Below is an example the forecast range produced. P1 indicates the lower bound of the forecast at 10% quantile, P2 the median, and P3 the upper bound at 90% quantile.
As PlanIQ provides a number of forecast algorithms, we can compare how different algorithms produce the forecasts. Below is a P3 forecast comparison of three algorithms on the same data set.
We have seen that PlanIQ provides a wider range of forecasting capabilities to the business users, expanding options beyond simple approaches like using the last available actuals or an average over the past few periods. Please refer to Anapedia for more detailed information.
@andre.lie Great Article!
However I wanted to get it confirmed if using Auto ML throws accurate predictions. Last time when I spoke with Anaplan team I was told that Auto ML takes the average of one of those error metrics (I think MAPE) for the entire data set which may not be correct all the time. They were hoping to get this corrected in future - not sure if it is already corrected. Until then I was told its better not to use AUTO algorithms.
@Misbah, thanks for sharing the information.
I understand that Anaplan Auto ML uses MASE as the accuracy metrics. It chooses algorithm that provides the best result for the majority of items. The toy data set that I used has 100 product items with each item is considered as one time-series. I would think that any reported metrics in the PlanIQ is an average over those 100 time-series so they are comparable, even though the number itself might not be that precise.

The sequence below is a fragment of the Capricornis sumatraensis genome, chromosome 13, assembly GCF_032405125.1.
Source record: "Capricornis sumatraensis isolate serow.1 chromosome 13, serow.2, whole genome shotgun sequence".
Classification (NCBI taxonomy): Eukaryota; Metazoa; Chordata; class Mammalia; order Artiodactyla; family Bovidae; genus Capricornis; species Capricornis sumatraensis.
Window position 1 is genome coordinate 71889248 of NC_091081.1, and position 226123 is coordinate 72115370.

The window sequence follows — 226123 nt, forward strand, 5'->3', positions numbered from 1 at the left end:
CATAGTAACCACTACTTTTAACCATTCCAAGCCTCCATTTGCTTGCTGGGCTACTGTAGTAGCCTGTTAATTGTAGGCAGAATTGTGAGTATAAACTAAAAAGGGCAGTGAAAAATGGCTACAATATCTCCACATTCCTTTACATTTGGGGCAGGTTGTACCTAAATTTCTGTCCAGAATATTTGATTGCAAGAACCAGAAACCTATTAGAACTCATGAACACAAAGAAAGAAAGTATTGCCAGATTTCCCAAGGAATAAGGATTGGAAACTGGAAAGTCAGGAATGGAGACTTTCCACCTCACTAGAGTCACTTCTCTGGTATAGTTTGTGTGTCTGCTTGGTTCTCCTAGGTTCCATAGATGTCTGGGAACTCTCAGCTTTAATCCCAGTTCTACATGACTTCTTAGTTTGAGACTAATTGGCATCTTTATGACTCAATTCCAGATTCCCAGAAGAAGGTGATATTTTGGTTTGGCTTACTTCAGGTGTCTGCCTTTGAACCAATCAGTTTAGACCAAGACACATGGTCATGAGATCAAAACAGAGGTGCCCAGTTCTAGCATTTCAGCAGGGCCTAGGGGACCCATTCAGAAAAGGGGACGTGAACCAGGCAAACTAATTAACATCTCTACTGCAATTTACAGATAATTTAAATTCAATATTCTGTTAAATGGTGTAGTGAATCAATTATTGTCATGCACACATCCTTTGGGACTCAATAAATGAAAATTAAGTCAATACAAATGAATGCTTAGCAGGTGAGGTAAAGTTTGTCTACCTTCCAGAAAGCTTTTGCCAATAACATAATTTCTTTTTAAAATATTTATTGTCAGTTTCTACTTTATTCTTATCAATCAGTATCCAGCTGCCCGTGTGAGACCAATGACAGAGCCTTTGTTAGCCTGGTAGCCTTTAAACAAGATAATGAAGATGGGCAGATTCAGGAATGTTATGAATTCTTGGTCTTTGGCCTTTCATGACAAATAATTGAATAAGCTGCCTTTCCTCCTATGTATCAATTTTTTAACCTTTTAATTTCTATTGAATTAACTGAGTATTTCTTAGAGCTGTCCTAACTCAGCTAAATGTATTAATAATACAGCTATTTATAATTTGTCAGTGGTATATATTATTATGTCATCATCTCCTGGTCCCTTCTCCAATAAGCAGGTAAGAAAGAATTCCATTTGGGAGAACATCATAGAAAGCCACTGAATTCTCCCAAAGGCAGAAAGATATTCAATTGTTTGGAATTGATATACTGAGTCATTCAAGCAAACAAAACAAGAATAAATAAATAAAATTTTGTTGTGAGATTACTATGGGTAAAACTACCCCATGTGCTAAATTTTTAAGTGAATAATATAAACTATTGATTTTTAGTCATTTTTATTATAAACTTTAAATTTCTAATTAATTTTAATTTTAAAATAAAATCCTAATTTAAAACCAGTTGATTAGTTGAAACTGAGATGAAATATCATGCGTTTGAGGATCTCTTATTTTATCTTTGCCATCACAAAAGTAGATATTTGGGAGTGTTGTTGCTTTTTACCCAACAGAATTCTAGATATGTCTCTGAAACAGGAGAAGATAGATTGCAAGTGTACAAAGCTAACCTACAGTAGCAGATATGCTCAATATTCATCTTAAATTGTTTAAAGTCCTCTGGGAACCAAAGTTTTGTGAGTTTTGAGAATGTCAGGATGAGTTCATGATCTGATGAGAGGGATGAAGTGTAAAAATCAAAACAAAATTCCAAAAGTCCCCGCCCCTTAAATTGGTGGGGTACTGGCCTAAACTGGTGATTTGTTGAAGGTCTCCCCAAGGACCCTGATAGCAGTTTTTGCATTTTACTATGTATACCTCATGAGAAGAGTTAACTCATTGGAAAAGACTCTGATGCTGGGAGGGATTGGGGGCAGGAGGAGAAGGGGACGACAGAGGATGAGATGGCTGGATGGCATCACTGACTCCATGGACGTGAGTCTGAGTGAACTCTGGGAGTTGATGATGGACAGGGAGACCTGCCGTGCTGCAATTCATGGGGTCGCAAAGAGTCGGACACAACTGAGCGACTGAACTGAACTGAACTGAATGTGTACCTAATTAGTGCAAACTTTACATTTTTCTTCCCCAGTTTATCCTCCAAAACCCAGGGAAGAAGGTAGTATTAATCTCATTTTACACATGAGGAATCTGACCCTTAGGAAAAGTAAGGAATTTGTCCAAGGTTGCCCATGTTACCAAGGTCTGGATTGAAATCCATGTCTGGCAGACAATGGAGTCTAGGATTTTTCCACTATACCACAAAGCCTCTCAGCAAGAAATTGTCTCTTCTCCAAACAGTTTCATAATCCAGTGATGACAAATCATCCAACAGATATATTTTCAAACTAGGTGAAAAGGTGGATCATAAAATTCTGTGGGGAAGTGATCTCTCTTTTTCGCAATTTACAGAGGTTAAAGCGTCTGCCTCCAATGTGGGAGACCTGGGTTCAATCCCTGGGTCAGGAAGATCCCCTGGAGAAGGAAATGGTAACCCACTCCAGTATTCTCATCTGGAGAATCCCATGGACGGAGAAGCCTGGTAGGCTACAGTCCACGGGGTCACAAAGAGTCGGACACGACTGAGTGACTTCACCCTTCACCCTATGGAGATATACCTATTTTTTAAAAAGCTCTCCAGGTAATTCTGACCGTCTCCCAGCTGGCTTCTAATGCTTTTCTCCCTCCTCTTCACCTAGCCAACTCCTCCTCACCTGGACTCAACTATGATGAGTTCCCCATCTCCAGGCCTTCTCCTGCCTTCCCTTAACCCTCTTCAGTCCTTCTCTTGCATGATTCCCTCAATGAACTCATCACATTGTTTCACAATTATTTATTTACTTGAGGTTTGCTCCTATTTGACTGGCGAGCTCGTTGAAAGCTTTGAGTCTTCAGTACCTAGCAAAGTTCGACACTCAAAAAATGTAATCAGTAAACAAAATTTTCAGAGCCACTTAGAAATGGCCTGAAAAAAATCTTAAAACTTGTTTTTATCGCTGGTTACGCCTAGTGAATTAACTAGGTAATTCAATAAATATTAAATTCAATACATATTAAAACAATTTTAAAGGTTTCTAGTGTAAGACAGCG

I actually ran the CNN QR as part of the trial. I think that the Anaplan Auto ML selected CNN QR as the best algorithm for this data set. Below is the accuracy metrics for CNN QR. It is close to the Anaplan Auto ML metrics.
and here is the comparison of the forecast between Anaplan Auto ML and CNN QR.
I think the slight differences was due to seed initialization, which caused the algorithms find different optimums, during the model training.
Comparison of all algorithms:
What I can say from this comparison is that ETS, as explained in the Anapedia, is not recommended for weekly timescale. Hence, the forecast looks ignoring the historical trend / pattern. I have no comment on Prophet but the metrics are close to ARIMA.
All in all, I still think that Anaplan Auto ML gives the best predictions. However, we still need to continuously monitor the forecast against our actuals and re-evaluate the algorithm to use from time to time.
Selection of algorithm might also depend on our forecasting objective. Even though Anaplan Auto ML gives us the best algorithm, we might prefer a smoother forecast across periods to a more volatile one, which in this case ARIMA might be more suitable despite its drawback not being able to use related data or attributes.
Happy to hear your thoughts.